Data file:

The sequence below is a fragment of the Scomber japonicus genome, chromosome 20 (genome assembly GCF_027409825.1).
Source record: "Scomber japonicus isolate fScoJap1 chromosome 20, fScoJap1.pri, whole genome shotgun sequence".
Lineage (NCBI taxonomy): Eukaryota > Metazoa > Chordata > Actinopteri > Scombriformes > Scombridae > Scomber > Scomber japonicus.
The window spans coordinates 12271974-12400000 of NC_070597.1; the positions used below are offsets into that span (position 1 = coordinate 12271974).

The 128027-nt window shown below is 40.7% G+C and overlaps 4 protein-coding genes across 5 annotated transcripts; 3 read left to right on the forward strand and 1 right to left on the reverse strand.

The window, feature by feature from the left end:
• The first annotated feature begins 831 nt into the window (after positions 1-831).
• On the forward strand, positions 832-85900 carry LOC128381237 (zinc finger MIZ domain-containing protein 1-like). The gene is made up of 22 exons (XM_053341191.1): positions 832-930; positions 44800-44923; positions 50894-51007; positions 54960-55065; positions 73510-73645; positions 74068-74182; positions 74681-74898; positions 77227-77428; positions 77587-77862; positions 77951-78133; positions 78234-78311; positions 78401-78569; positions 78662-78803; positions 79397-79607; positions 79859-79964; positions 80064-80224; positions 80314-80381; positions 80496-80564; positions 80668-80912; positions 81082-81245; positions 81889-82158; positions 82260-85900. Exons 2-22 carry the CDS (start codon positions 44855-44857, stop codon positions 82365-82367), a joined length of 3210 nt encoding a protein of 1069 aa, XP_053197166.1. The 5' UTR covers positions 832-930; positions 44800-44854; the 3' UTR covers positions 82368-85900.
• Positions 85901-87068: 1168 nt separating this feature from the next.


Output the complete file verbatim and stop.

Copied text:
The sequence below is a fragment of the Scomber japonicus genome, chromosome 20 (genome assembly GCF_027409825.1).
Source record: "Scomber japonicus isolate fScoJap1 chromosome 20, fScoJap1.pri, whole genome shotgun sequence".
Lineage (NCBI taxonomy): Eukaryota > Metazoa > Chordata > Actinopteri > Scombriformes > Scombridae > Scomber > Scomber japonicus.
The window spans coordinates 12271974-12400000 of NC_070597.1; the positions used below are offsets into that span (position 1 = coordinate 12271974).

The 128027-nt window shown below is 40.7% G+C and overlaps 4 protein-coding genes across 5 annotated transcripts; 3 read left to right on the forward strand and 1 right to left on the reverse strand.

The window, feature by feature from the left end:
• The first annotated feature begins 831 nt into the window (after positions 1-831).
• On the forward strand, positions 832-85900 carry LOC128381237 (zinc finger MIZ domain-containing protein 1-like). The gene is made up of 22 exons (XM_053341191.1): positions 832-930; positions 44800-44923; positions 50894-51007; positions 54960-55065; positions 73510-73645; positions 74068-74182; positions 74681-74898; positions 77227-77428; positions 77587-77862; positions 77951-78133; positions 78234-78311; positions 78401-78569; positions 78662-78803; positions 79397-79607; positions 79859-79964; positions 80064-80224; positions 80314-80381; positions 80496-80564; positions 80668-80912; positions 81082-81245; positions 81889-82158; positions 82260-85900. Exons 2-22 carry the CDS (start codon positions 44855-44857, stop codon positions 82365-82367), a joined length of 3210 nt encoding a protein of 1069 aa, XP_053197166.1. The 5' UTR covers positions 832-930; positions 44800-44854; the 3' UTR covers positions 82368-85900.
• Positions 85901-87068: 1168 nt separating this feature from the next.